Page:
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Last Updated: Thursday, 6 December 2007, 18:23 GMT
Zimbabwean in bank note 'insult'
Zimbabwe dollar bills and bearer cheques
In Zimbabwe a match costs Z$3,000
A tourism promoter in Zimbabwe has been arrested for allegedly defacing bank notes to use as business cards.

Denis Paul is accused of insulting behaviour for handing out 10-cent Zimbabwean notes stamped with his business details at a tourism fair.

Officials say his actions in effect discouraged tourism to Zimbabwe.

Banks say the cost of printing the 10-cent notes by far exceed their face value. If found guilty, Mr Paul could face up to a year in prison.

It was not my intention to demonise the country and I gave them [the cards] only to people I knew
Denis Paul

Correspondent says the single-cent bank notes - or bearer cheques as they are known - released last year have become obsolete because of rampant inflation.

A single match stick costs Z$3,000, AP news agency reports.

Last month, Zimbabwe's chief statistician said it is impossible to work out the country's latest inflation rate because of the lack of goods in shops.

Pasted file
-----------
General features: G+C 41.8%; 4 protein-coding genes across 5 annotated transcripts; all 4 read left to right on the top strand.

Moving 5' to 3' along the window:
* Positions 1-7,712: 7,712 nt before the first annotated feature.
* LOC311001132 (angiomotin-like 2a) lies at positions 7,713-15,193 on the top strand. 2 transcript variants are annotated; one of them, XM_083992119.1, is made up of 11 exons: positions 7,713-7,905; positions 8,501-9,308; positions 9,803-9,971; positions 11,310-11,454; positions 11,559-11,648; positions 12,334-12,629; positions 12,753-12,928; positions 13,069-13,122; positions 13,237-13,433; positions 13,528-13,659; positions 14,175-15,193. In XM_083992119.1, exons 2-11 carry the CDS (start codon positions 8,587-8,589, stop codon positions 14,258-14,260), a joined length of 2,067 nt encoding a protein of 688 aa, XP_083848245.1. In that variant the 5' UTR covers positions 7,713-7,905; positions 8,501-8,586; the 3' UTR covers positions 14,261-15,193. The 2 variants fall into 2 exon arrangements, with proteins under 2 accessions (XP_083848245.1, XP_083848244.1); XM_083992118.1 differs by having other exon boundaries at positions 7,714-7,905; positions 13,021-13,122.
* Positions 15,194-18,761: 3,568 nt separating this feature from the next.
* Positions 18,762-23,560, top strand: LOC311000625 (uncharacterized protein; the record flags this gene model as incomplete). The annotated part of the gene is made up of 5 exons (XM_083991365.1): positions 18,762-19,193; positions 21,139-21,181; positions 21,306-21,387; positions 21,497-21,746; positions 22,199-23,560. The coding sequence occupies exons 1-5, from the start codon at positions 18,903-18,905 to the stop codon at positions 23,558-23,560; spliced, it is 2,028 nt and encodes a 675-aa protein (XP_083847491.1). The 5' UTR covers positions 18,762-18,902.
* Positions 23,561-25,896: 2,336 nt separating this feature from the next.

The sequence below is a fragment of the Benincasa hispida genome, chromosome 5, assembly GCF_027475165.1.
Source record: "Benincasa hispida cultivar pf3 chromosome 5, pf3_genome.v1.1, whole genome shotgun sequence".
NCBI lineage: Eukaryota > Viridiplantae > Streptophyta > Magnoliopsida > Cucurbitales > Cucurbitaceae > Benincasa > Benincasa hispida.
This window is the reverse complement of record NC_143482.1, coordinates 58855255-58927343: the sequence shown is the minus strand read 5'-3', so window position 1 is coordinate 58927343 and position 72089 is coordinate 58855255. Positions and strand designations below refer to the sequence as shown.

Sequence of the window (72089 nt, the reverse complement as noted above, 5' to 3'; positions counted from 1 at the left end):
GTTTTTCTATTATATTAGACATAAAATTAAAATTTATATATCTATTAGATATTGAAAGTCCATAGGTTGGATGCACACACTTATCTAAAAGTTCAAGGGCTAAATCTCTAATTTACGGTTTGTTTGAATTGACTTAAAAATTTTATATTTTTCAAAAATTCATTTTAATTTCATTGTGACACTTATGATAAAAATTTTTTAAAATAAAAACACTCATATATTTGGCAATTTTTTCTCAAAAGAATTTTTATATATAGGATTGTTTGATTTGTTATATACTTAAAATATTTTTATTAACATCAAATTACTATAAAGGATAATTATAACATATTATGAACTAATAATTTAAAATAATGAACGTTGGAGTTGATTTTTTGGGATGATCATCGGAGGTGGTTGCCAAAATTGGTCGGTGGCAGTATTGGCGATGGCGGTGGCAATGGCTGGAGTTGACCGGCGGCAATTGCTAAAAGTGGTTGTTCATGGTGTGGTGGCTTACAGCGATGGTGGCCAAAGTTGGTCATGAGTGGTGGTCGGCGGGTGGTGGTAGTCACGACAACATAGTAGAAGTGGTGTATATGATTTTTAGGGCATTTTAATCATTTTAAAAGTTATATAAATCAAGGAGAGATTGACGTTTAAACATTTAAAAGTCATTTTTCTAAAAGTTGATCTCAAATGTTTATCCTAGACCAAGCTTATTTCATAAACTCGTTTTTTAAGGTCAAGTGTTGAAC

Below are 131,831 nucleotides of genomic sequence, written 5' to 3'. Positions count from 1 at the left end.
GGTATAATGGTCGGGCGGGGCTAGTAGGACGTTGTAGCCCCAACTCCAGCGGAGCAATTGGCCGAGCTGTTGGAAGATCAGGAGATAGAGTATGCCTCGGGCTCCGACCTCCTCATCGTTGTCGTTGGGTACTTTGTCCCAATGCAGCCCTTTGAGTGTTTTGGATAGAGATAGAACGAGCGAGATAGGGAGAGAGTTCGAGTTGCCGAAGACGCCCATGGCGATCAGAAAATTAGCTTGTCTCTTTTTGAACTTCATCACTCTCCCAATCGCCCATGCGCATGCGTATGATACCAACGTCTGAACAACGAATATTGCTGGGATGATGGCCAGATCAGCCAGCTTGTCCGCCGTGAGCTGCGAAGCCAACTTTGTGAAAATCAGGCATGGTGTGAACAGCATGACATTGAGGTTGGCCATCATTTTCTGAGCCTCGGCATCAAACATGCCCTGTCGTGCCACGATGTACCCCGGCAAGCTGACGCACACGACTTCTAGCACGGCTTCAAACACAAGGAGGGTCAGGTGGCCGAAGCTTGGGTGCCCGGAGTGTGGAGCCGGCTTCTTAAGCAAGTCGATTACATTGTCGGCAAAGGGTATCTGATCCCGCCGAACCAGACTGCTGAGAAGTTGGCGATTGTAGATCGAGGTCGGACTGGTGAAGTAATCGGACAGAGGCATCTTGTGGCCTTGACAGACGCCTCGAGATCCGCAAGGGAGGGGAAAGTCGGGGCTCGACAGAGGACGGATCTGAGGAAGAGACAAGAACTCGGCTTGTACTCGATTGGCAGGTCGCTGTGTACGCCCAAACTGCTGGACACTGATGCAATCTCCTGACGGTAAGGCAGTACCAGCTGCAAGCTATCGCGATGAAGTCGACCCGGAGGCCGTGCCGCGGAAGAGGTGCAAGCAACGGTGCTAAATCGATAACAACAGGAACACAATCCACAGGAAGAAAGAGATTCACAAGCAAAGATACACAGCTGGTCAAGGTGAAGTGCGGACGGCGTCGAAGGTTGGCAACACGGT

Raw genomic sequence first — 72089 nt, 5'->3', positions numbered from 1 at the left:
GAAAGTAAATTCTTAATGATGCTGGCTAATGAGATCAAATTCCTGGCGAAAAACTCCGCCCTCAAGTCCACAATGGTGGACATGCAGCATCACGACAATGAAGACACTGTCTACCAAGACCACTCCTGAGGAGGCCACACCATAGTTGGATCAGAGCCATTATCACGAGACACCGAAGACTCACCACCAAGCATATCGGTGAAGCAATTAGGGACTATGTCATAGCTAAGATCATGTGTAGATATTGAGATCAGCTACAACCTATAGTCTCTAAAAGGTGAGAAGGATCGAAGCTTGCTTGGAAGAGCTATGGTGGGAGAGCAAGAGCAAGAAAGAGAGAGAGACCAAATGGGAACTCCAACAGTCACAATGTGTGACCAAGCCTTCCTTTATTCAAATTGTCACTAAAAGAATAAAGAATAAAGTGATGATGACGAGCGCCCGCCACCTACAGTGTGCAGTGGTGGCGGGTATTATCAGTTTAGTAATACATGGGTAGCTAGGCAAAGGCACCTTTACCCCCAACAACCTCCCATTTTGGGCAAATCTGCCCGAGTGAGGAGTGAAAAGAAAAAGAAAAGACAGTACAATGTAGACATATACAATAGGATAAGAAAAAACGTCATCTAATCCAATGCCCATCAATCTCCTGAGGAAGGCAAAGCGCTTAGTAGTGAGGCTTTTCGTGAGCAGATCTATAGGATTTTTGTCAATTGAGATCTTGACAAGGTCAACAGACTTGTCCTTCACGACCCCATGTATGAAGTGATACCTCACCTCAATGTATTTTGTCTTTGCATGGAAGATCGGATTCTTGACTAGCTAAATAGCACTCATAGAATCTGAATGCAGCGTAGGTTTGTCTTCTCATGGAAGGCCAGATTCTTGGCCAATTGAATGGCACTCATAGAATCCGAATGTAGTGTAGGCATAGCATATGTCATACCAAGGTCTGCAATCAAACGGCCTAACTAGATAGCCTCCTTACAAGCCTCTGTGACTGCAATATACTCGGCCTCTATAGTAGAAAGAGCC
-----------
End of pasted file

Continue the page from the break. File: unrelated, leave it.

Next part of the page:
According Zimbabwe's state-owned Herald newspaper, Mr Paul gave out the bank notes at a World Tourism Market fair in London last month.

"It was not my intention to demonise the country and I gave them [the cards] only to people I knew," he told the paper.

But the Zimbabwe Tourism Authority alleges that Mr Paul discouraged tourism by insinuating that the country's currency was useless, the Herald says.

Mr Paul, a 41-year-old professional hunter and lodge owner from Bulawayo, believed the bearer cheques had expired, Reuters news agency reports.

The bearer cheques, introduced in the last few years to cope with inflation, have expiry dates which tend to be ignored.

The country has the world's highest inflation rate and at the official exchange rate $1 fetches Z$30,000.

This week, the black-market price rose from about Z$1m to Z$4m for $1, financial agency Bloomberg News reports.

September's inflation rate was put at almost 8,000%.

Other reports suggest the rate could be at near 15,000%.

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